How to Smoke Ribs on a Charcoal Smoker 

Use charcoal smoker to cook smoked ribs.

Ribs smoked over an open fire have the potential to cook perfectly or poorly. Using a charcoal grill or smoker increases the risk of overcooking the ribs, making it difficult to eat them. There’s also a chance that the ribs will be undercooked as well.

You can choose between three various cuts of ribs when purchasing ribs. These are spare ribs, baby back ribs, and St. Louis spare ribs, among other things. Baby back ribs are preferred in Chicago, while spare ribs are preferred in most other country regions because they are more delicious.

A rack of ribs can’t simply be grilled over some hot coals, unlike a hamburger or a steak. Over charcoal and wood, baby back and BBQ spare ribs are smoked for four and one-half hours. This tried-and-true method for smoking and seasoning luscious pork ribs will make grilling a flawless rack of ribs a breeze for you from that point on.

Steps on Using Charcoal Smoker for Smoke Ribs

Step 1: Preparation of the Ribs

In order to cook ribs, you must first clean, cut, and prepare the meat ahead of time before cooking it. Find any extra fat on the meat’s edges. A small part of fat enhances the flavor of your food, but too much fat causes the meat to become tough and stringy.

Remove the skin-like membranes on the underside or “bone sides” of the baby’s back ribs after rinsing and drying with a clean paper towel. Peel the membrane from the ribs by grabbing it with a cloth, then slide a dinner knife beneath the membrane among the bones about the 2nd or 3rd bones from the end. Make sure to evenly and liberally apply the rub on both sides. 

Adding a barbeque rub now is the best time to apply it. While you may buy a pre-made rub, making your own allows you to control how much salt goes into it. In addition to cayenne pepper and garlic, you can add brown sugar to your rub to provide a little bit of sweetness. It would be best if you coated ribs in spices before cooking. It would be best if you did not use sugar-based sauces at this time.

Step 2: Preparing the Fire and Charcoal

Make a low fire on only one half of the grill, then move the heat to the other. We recommend that you do so while sipping a couple of cold beers. If you prefer a more smoky flavor, you can add charcoal and remove the grill grates, as well as soaked wood bits if you desire. You should place water in a foil pan on the other side. It will help to keep the ribs juiciness and flavorful throughout the cooking process. Please set on fire on your grill, let it heat up to 275°F, after removing and replacing the grates. While cooking, be sure to keep an eye on the fire and replenish it with charcoal as necessary.

Prepare your smoker; it doesn’t require much time. In the smoker lay a flat charcoal chimney. Before lighting those at the very top of the chimney, place briquettes in it. You should not add a chimney until the coals have cooled down completely. Alternatively to charcoal, you can use wood. Some home cooks prefer to cook with both charcoal and wood. You should set your offset smoker to 210 to 230 degrees Fahrenheit. Ribs that are juicy and tender can be cooked at this temperature. Racks should be placed inside the smoker on the grates when it’s at the right temperature. 

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Adding orange juice or apple to a recipe might be a home chef’s secret weapon. Put a cup of the liquid in a small water pan that sits near where the ribs will be cooking in the smoker. Using the juice as a source of moisture, heat from the inside will distribute the flavor throughout the meat.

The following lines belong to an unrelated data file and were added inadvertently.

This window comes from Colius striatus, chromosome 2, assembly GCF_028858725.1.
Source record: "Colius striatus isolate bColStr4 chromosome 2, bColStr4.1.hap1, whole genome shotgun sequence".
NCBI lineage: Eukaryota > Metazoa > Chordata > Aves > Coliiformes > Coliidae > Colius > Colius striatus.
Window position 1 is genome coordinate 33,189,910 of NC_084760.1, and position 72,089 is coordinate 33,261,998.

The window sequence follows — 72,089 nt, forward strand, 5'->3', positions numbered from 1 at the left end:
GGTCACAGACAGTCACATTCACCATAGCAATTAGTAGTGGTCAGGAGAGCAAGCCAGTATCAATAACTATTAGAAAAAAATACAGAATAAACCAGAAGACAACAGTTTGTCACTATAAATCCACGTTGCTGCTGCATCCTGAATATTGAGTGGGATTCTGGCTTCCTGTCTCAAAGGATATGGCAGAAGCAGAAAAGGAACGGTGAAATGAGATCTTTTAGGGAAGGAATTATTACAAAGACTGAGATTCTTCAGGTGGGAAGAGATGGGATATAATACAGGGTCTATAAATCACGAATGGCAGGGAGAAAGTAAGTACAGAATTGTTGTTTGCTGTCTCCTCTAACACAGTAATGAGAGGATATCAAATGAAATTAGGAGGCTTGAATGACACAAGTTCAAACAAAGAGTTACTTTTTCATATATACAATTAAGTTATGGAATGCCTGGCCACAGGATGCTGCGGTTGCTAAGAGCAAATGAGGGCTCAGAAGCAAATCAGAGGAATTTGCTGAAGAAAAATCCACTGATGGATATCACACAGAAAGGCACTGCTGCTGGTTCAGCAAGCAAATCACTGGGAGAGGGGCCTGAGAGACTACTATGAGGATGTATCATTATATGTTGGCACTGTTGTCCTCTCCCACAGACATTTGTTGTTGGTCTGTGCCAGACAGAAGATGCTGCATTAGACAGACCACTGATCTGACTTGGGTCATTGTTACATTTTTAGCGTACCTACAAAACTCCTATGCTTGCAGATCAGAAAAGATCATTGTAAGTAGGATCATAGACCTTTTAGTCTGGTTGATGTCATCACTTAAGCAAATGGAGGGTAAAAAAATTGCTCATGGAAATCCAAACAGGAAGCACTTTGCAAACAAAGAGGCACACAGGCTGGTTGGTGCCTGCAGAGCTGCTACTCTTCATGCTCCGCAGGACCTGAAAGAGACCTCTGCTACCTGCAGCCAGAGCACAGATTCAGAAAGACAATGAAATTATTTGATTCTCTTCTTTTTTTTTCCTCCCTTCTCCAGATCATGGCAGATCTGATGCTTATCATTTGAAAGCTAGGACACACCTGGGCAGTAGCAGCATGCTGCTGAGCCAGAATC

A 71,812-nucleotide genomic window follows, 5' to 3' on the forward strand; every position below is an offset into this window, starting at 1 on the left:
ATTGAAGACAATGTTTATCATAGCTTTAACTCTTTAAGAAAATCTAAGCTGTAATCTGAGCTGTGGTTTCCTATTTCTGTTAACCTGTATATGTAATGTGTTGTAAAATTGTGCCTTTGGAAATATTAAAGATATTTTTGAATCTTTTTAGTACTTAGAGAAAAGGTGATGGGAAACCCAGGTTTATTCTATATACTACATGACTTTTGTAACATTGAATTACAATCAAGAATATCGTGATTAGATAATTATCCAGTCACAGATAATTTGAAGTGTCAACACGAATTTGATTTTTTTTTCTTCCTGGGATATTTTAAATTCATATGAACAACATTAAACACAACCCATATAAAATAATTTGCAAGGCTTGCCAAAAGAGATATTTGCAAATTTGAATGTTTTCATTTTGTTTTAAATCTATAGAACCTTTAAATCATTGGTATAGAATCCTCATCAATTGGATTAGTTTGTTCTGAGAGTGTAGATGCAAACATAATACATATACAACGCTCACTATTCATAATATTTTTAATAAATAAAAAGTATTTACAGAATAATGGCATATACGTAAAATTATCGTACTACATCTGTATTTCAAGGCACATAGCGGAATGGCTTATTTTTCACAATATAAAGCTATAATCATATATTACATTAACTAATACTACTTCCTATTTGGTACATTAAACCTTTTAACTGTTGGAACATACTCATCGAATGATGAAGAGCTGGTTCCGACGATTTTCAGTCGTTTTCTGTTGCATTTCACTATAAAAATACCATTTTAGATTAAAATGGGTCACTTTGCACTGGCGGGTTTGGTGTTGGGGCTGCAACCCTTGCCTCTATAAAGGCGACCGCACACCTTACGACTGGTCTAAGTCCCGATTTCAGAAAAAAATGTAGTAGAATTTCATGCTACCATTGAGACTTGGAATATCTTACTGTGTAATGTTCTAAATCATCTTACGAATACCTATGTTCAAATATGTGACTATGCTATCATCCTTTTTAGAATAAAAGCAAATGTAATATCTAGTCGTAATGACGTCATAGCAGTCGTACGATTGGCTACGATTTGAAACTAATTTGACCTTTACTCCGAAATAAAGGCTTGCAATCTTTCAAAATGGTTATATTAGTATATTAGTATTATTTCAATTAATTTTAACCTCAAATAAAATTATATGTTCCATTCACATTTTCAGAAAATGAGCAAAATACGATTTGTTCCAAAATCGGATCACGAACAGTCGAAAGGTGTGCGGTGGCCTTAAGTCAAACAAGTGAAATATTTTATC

Step 3: Smoke Your Unwrapped Ribs

Once the smoker has reached a temperature of at least 250 degrees, you should begin to see smoke rising from the grill. Clean smoke is vital since it is at this initial step that the meat absorbs the smoke and tastes like creosote.

Grill or bake your ribs for the duration of time specified below: 

  • Spares from St. Louis: cook without the wrap for three hours
  • Unwrapped baby backs: cook for two and a half hours

Step 4: Start Smoking Your Wrapped Ribs

Wrapping the ribs in tinfoil is the final step after they’ve been cooked unwrapped in the previous cooking step. Wrapping is advantageous in a variety of ways. It prevents smoke from being absorbed. Too much smoke can ruin a barbecue texture and flavor, so limit to 2 to 3 hours of smoking and reduce cooking time. When cooking ribs, it helps to keep them moist and tender by preventing them from becoming too dark.

It would be best if you placed tinfoil on top of a baking paper that has been covered with aluminum foil. The tinfoil should be big enough to cover the whole rack of ribs, such that at least 3 – 4 inches of tinfoil is exposed all around the entire rack. Create a tiny hole or bow in the baking sheet and middle of the tinfoil by pressing down on the center. It will keep the juice of the wrap in place.

Make sure you stick to the times I’ve provided. You may expect the ribs to be exceptionally juicy and easy to take apart.

  • St. Louis spares: grill in one hour fifteen minutes with wrapping in a foil.
  • Wrapped baby backs in aluminum foil and cooked for one hour

Step 5: Unwrap and Continue Cooking Till Finished

Before serving, carefully unwrap each rib and set it bone side down on the grill. To give it a little more substance, it will need some time to rest. To see it is ready to cook, you have to recheck it after 15 minutes. Perfectly smoked ribs have reached a temperature of roughly 200 ° F. However, I must tell you that it is pretty difficult to precisely measure this temperature due to the proximity of the bones. You can tell if your ribs are done cooking by folding them or cracking them up.